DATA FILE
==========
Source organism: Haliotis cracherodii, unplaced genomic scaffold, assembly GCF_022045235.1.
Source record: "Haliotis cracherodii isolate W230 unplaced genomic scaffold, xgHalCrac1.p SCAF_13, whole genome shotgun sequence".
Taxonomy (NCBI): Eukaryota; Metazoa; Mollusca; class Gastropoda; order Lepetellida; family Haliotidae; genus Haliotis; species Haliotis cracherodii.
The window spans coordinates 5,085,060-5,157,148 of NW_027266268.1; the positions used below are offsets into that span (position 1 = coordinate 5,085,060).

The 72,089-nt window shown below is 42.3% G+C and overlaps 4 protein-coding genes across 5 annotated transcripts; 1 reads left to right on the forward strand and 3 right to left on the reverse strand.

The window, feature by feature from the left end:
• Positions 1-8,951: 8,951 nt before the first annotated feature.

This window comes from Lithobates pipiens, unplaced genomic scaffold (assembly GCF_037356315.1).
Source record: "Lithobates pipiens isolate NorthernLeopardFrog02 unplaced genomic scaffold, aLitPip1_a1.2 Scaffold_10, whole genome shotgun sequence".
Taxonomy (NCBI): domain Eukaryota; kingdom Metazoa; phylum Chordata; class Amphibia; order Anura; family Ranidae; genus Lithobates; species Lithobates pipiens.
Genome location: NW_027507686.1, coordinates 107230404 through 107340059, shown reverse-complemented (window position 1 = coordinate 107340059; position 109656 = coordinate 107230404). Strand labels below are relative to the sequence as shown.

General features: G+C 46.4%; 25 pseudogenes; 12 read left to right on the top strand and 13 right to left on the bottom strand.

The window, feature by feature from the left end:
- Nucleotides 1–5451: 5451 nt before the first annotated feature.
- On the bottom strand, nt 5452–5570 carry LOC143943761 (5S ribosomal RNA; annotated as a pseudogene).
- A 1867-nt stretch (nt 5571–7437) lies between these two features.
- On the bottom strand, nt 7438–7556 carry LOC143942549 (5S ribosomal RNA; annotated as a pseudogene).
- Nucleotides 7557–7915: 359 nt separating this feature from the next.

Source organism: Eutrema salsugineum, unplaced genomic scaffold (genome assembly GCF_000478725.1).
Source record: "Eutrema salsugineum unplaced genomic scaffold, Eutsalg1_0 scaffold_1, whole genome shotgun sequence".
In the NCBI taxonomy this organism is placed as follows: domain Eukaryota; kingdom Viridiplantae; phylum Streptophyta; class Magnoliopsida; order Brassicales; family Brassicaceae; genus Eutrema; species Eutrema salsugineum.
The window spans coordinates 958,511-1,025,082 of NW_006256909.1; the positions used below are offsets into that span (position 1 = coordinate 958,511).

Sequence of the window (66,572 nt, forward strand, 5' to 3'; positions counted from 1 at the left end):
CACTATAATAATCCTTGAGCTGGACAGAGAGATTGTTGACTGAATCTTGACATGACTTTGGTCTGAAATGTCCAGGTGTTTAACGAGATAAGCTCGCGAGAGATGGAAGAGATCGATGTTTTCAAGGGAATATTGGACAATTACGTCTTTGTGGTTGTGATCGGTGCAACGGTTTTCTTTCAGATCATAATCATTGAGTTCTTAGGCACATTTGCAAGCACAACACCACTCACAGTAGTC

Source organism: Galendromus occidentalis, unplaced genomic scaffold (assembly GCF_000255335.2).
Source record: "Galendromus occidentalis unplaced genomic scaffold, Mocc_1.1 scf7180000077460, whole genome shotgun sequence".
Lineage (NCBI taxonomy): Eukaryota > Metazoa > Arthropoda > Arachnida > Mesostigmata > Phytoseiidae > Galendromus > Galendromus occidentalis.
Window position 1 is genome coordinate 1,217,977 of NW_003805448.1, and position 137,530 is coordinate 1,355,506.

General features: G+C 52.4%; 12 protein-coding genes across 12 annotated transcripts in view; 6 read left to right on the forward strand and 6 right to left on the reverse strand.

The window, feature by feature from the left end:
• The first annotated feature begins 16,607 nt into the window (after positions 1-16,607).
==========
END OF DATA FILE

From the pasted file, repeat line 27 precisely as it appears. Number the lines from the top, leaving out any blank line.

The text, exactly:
Lineage (NCBI taxonomy): Eukaryota > Metazoa > Arthropoda > Arachnida > Mesostigmata > Phytoseiidae > Galendromus > Galendromus occidentalis.